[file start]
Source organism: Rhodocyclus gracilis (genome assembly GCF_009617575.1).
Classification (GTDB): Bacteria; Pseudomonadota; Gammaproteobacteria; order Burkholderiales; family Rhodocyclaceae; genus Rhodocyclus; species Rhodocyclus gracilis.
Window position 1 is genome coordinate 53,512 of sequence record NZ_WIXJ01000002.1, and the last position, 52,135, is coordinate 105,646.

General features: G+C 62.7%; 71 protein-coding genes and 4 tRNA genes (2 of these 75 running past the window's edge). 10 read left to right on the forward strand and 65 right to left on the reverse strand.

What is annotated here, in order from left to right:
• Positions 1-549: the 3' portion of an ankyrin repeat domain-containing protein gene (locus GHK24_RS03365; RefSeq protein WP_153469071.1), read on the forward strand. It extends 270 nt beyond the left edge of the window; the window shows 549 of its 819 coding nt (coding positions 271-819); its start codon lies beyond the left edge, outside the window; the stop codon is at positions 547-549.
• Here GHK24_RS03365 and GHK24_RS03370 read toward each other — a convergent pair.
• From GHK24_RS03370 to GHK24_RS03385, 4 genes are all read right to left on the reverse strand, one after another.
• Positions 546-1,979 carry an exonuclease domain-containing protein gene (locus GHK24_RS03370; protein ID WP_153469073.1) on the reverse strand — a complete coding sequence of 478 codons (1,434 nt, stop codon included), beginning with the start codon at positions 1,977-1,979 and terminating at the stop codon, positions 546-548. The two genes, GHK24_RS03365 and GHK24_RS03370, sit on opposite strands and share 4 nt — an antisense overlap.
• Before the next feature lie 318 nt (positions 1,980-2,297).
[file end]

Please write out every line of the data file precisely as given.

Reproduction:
Source organism: Rhodocyclus gracilis (genome assembly GCF_009617575.1).
Classification (GTDB): Bacteria; Pseudomonadota; Gammaproteobacteria; order Burkholderiales; family Rhodocyclaceae; genus Rhodocyclus; species Rhodocyclus gracilis.
Window position 1 is genome coordinate 53,512 of sequence record NZ_WIXJ01000002.1, and the last position, 52,135, is coordinate 105,646.

General features: G+C 62.7%; 71 protein-coding genes and 4 tRNA genes (2 of these 75 running past the window's edge). 10 read left to right on the forward strand and 65 right to left on the reverse strand.

What is annotated here, in order from left to right:
• Positions 1-549: the 3' portion of an ankyrin repeat domain-containing protein gene (locus GHK24_RS03365; RefSeq protein WP_153469071.1), read on the forward strand. It extends 270 nt beyond the left edge of the window; the window shows 549 of its 819 coding nt (coding positions 271-819); its start codon lies beyond the left edge, outside the window; the stop codon is at positions 547-549.
• Here GHK24_RS03365 and GHK24_RS03370 read toward each other — a convergent pair.
• From GHK24_RS03370 to GHK24_RS03385, 4 genes are all read right to left on the reverse strand, one after another.
• Positions 546-1,979 carry an exonuclease domain-containing protein gene (locus GHK24_RS03370; protein ID WP_153469073.1) on the reverse strand — a complete coding sequence of 478 codons (1,434 nt, stop codon included), beginning with the start codon at positions 1,977-1,979 and terminating at the stop codon, positions 546-548. The two genes, GHK24_RS03365 and GHK24_RS03370, sit on opposite strands and share 4 nt — an antisense overlap.
• Before the next feature lie 318 nt (positions 1,980-2,297).